Do not dismiss your journey, every adventure has obstacles, tragedy, joy in real and false friendships, bad choices, acts of bravery (even those motivated by the wrong things)… The young girl motivated to save others, the wife who would defend her husband’s heart with righteous indignation… or the woman who is learning that there is a life beyond eternal servitude. All of this came from somewhere inside you, that is still as real as it was then, it just has a more genuine and authentic reason to be there.

    I will re-echo Chris’ words ” You are not alone!” , there are others who will stand with her in the fire

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  4. I wanted to reply to your comment. Never have I been more happy and content than when I devoted my life to Christ. He has revealed himself to me in so many ways that I KNOW he exist and I tell others about him because of his sacrifice on the cross. He has given opportunity to all that accept him receive eternal life. You made a choice not to follow him anymore and that is your choice. I urge you to read my blog post on choices. I urge you to reconsider your choice but that is up to you. https://godlywitnesses.wordpress.com/2013/10/15/only-one-choice-to-make/

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    • I appreciate your witness. Thank you for expressing your concern. I disagree with you about choice, however. I think belief is something that we can’t control (check out my blog entitled “Santa Claus, unicorns, and Doodle Bears. Uncontrollable belief.”) I also disagree with how you have come to know something. (Check out my blog entitled “Discerning Truth”.) I don’t want to take you away from what you believe, simply trying to help you understand my perspective.

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  5. skirtonavent says

    You aren’t alone. And now I know I’m not either. I’m not sure exactly how I found your blog – I think it was through some Google stream of consciousnesses having to do with Gungor – but I’m so glad I did. I thought I was going crazy. I’m 50 years old. I was born under a pew. I’ve served in church my whole life. I’ve been a faithful Christian who has loved – LOVED! – God deeply and lived that love unabashedly. I adore Jesus. I’ve experienced the Holy Spirit. I’ve witnessed miracles. “Christian” is the foundation of my identity. People come to me – people who don’t go to church, who have questions, who have no where else to go – when they are hurting, when they want to reach out to God and don’t know how. One friend even said “You are my only connection to God, my only source of knowing he loves me, because I know you love me.” Nothing cataclysmic has happened in my life. I am happily married to a loving man, mother to a brilliant pre-teen girl, member of a strong, connected family system. I have friends, a great job, my health, my writing …..So how can I, in the past month, find myself utterly and totally doubting EVERYTHING I have based my living on? Truth is, I don’t WANT to lose it! I want to save it, to save myself, to keep my identity, my faith, my religion. I don’t want to watch the rock I’ve been standing on dissolve under my feet. How do I “un-know” all that I have known throughout the core of my being for half a century, all because I don’t “feel” anything? How do I go on??? I’ll keep reading your blog. And, for what it’s worth, when I can muster a prayer – without questioning who I am talking to and the very validity of prayer itself – I will pray for both of us. Even though I question my belief in it, it is what I know.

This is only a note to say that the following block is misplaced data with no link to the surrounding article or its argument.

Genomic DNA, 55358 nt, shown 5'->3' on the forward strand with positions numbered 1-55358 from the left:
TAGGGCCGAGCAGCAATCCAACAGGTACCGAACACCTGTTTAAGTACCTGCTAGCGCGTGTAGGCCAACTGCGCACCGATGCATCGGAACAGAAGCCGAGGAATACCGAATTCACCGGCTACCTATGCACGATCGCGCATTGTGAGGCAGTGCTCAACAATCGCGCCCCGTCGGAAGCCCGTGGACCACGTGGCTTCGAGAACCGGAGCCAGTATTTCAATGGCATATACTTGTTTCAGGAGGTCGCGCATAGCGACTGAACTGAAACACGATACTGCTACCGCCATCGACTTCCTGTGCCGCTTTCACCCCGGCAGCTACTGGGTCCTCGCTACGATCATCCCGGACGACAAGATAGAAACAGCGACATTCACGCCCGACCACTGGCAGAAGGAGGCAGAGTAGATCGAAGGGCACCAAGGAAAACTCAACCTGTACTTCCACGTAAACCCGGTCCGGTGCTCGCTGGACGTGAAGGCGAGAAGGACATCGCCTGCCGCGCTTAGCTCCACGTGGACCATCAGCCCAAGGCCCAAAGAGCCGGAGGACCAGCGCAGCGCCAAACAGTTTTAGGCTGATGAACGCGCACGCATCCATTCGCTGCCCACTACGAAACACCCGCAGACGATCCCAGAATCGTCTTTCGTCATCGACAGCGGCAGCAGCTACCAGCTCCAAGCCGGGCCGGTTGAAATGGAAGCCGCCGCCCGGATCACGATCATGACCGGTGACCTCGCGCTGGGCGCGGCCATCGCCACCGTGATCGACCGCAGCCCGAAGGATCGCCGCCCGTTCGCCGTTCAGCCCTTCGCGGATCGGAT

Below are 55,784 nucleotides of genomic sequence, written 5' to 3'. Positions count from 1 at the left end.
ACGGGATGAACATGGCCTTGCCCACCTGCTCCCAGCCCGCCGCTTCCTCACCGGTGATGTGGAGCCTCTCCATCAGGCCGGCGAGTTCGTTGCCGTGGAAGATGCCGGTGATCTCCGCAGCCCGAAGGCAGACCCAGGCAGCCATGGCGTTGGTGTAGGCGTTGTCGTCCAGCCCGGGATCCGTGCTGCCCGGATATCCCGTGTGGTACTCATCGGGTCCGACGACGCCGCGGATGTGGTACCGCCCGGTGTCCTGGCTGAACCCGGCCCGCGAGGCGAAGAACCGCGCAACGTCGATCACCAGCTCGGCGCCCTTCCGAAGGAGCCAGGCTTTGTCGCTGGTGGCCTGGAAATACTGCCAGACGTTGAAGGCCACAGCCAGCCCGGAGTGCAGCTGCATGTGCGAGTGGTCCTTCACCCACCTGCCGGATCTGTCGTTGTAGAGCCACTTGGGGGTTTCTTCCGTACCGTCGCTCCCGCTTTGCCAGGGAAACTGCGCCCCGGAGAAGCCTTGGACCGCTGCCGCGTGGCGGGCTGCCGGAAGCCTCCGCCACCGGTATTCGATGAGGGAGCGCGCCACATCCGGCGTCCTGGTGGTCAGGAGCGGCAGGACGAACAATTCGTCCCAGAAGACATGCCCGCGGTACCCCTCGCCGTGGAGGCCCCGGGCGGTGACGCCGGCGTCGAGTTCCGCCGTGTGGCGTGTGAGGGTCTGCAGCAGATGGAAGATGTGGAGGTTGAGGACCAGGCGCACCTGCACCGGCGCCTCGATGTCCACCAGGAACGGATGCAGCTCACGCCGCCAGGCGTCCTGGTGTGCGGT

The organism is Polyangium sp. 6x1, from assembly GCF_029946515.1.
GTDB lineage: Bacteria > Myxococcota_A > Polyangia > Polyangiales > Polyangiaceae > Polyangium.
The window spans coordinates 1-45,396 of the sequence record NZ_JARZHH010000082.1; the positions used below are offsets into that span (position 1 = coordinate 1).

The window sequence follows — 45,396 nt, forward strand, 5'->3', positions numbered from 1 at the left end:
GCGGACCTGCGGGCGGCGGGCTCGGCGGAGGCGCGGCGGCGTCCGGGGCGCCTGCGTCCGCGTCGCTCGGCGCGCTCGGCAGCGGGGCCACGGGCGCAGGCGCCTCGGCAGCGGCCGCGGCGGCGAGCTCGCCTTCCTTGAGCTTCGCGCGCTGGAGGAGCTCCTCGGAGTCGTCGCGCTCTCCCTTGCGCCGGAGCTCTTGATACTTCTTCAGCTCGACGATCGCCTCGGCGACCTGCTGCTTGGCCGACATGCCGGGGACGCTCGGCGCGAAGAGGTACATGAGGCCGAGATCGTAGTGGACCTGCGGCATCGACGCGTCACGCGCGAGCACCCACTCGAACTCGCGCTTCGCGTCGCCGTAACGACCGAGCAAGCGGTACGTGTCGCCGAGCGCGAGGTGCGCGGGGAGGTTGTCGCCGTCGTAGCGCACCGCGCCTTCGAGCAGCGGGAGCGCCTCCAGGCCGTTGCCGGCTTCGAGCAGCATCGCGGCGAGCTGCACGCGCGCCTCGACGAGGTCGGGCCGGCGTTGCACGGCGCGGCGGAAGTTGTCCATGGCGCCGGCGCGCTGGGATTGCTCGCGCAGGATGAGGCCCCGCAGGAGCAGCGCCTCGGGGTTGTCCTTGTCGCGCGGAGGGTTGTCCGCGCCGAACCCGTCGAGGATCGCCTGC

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    • Oh friend, my heart breaks for you!! I hear your heart and understand your struggle so well. It is mine as well. I’m so glad you found me, too, because this is a lonely journey and you need as much support as possible, as do I.
      “Unknowing” —- oh goodness, so hard, so impossible. I hear your not wanting to lose it. That is especially true right now in regards to how my family is taking this.
      I will follow your journey as well. Please reach out whenever you need a friend, as will I, and maybe we can form a friendship in the fire.

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  6. Would you please not post my previous comment? I didn’t realize my old WordPress ID was showing up. It’s fixed now, but the link on the post still pulls up my old ID. I’m sure you can understand why would prefer any part of my real name not appear. Thanks.